Can I use MANY MANY low power devices for 1 HIGH power amp? - Page 4 - diyAudio
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Old 13th August 2004, 09:32 PM   #31
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Here's a 622. Sorry I don't have a cleaner image.
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Old 13th August 2004, 11:05 PM   #32
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Thanks! does anybody get that topology... maybe it's the beer, but it's just too many crossed wires now


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Old 13th May 2013, 11:57 PM   #33
Maitchy is offline Maitchy  New Zealand
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Interesting to look at this discussion after Self's circuit for a power amplifier massively paralleling opamps! Just a couple of points to add here:

1. using many lower power transistors (in parallel, bridge-tied, etc... all with problems to solve like power sharing with thermal stability and so on) does have an advantage that can make it worthwhile... look at the hFE vs current curves for most power transistors - when you try to use most transistors at even half their maximum current the hFE is falling significantly; in some situations this might not be a big problem (but very often it is), and high-power transistor tend to have much lower hFEs at the best of times. Compared with that the AD161/162 combination has a high gain that is releatively constant with current and using many in parallel gives a more linear device than a single much higher powered device. As I say, it depends on the circumstances as to whether this a big problem or not, but most driver stages are high impedance (even in the Silicon Chip 200W MOSFET circuit I'd say the VAS/driver needs a better approach), so hFE is likely to be darned important.

2. There are many side issues with the examples given that need to be looked at in their own right, to avoid clouding the issue of paralleling many devices. Some of the options use old transistors that will have poor high frequency performance (anything like 2N3055 vintage, and unfortunately the germanium ones) that could rule them out (yet I know of beautiful-sounding 2N3055 guitar amplifiers... so it is going to depend on how they are used). And some MOSFET designs make great projects because they will take all manner of ill treatment, and within MOSFET options the cheaper devices like hexfets are not going to sound so great as laterals - where the complementary devices match better (hence lower THD) and the temperature coefficients are more suited to square-law designs like Ian Hegglun's... but they have limited current capability so really would benefit form using several in parallel.. yet doing that could spoil the square-law goal is source resistors have to be used. That said, I did come up with a (still untested) design that allows many transistors to be used in parallel without being super-matched (i.e. have some series resistors to ensure good current sharing), yet retains (and possibly enhances) square-law efficiency and distortion cancellation. I might publish it here if the co-designer of the circuit doesn't mind.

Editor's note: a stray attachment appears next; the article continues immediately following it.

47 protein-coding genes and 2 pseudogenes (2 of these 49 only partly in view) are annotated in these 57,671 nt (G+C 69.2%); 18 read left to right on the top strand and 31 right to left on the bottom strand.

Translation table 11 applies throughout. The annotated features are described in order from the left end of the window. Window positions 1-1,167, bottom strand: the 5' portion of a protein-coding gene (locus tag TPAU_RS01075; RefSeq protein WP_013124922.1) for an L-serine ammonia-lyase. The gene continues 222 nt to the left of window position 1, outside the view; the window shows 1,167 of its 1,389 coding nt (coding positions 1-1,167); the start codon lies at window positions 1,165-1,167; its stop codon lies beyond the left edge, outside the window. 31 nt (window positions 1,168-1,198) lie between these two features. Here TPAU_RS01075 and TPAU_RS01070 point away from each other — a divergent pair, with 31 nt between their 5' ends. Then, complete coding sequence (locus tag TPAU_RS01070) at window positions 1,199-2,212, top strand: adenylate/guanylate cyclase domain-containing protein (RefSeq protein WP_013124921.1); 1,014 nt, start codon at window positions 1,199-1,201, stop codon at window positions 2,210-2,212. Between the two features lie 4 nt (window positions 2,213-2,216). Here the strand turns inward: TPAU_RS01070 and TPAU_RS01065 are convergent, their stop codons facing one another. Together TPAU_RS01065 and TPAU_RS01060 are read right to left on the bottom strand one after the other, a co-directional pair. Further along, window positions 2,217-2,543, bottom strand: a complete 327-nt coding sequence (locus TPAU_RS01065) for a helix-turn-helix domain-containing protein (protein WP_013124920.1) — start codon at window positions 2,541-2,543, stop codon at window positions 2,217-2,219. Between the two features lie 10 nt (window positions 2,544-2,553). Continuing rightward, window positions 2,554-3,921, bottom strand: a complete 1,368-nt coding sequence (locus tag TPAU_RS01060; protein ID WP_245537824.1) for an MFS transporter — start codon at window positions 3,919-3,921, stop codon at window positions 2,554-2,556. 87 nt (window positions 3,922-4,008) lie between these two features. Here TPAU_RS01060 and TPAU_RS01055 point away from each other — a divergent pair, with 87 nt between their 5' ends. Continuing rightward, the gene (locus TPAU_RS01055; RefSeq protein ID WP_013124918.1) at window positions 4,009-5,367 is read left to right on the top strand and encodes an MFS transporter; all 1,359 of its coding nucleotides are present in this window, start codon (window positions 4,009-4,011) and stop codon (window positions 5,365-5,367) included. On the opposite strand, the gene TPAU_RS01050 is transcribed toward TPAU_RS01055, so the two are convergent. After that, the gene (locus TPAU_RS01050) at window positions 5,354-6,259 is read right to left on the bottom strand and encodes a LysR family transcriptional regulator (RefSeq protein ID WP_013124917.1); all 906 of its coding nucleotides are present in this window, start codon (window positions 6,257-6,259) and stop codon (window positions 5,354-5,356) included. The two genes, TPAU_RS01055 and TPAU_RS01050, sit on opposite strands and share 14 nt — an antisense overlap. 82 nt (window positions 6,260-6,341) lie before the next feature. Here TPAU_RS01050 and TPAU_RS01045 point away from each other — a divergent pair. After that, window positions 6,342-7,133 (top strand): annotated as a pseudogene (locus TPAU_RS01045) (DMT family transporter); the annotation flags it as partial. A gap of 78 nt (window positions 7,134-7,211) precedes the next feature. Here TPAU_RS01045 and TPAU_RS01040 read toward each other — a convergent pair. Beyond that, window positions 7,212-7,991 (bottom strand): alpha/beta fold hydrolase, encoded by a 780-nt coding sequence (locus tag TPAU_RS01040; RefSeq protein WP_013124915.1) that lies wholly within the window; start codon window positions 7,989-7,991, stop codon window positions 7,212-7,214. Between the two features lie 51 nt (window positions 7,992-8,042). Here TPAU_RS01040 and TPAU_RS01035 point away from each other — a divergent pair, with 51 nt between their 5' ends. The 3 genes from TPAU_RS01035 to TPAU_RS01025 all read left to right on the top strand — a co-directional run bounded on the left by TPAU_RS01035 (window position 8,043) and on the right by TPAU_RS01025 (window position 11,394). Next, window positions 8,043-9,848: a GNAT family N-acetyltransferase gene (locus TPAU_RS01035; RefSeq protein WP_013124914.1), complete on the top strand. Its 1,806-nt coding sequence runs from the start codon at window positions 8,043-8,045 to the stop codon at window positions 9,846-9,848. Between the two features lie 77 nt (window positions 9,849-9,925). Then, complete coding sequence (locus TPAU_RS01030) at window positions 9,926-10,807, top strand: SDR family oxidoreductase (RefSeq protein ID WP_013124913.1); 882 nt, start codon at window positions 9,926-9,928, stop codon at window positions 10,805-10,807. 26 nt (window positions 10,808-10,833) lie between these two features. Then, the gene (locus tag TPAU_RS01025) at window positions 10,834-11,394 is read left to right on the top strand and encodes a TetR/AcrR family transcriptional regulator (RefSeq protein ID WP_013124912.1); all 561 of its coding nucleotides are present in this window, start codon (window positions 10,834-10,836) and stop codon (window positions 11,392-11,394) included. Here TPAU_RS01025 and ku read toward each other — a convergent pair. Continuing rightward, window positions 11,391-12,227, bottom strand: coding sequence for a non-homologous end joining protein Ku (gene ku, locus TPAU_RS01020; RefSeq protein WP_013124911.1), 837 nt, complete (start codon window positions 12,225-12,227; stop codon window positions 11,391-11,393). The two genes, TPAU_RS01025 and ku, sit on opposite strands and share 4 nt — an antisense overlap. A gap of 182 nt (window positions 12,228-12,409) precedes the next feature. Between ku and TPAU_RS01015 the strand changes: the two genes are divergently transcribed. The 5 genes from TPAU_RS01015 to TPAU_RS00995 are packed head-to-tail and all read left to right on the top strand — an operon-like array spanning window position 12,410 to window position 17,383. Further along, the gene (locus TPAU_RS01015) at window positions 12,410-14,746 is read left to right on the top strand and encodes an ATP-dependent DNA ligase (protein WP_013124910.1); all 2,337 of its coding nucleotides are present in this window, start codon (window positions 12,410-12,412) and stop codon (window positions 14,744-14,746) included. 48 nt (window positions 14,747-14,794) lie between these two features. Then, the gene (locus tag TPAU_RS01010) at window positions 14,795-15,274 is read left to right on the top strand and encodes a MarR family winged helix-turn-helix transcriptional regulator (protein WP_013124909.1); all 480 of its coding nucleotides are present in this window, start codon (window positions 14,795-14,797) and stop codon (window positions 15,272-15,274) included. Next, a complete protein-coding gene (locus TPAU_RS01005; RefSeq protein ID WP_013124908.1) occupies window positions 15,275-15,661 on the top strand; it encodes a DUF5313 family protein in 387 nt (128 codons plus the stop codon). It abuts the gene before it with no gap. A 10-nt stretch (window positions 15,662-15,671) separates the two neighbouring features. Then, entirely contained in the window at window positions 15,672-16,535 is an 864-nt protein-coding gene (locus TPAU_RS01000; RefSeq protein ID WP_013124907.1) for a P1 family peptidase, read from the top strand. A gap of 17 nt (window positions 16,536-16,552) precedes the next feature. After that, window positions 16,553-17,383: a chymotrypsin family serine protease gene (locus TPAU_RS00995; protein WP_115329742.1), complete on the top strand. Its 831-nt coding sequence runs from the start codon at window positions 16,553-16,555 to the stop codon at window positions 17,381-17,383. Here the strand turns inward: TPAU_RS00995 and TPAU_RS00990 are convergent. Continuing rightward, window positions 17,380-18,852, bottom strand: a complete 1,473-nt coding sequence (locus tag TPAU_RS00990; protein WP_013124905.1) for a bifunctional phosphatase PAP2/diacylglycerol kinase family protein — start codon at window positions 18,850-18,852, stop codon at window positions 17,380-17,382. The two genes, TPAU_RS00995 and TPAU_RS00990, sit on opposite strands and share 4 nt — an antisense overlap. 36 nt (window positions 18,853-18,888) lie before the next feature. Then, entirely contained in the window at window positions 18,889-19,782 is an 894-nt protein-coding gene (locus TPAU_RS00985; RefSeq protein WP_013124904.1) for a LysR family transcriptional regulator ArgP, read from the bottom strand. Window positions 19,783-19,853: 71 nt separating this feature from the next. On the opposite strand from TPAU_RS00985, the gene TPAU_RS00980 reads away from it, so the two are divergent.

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Old 14th May 2013, 04:15 AM   #34
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Maitchy, it's an interesting topic, but did you notice the thread is from 2004?
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Old 14th May 2013, 10:46 AM   #35
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a 10pair mje15034/5 each biased to optimum ClassAB would give a high total bias for good ClassA output.
10*2*50 = 1000W of total output stage wattage.
Divide by 5 to give ~200W of maximum power capability.
Reduce this by 30% to 50% for the higher operating temperature of the high biasing current and you end up with a low power copy of a very famous Power amplifier. Is it Halcro that does similar?
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Old 8th July 2013, 10:44 PM   #36
Maitchy is offline Maitchy  New Zealand
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Default History repeats...

Quote:
Originally Posted by bear View Post
Maitchy, it's an interesting topic, but did you notice the thread is from 2004?
Yes... but notice how the idea of paralleling multiple low-power devices came to life in the relatively modern Elektor design using opamps. It is a good example of how "old" threads don't really become outdated. I bet there will be more designs for very good amplifiers using cheap-but-good devices (and have some of my own designs under way), and not just when somebody has a heap of devices sitting around without a use - look at the cost of some modern low-power high-gain good-linearity transistors when bought in quantity, compared with the price and quality of one big transistor they might replace. Heatsinking can be easier (since the heat is distributed over a large area). Matching devices becomes very easy too.

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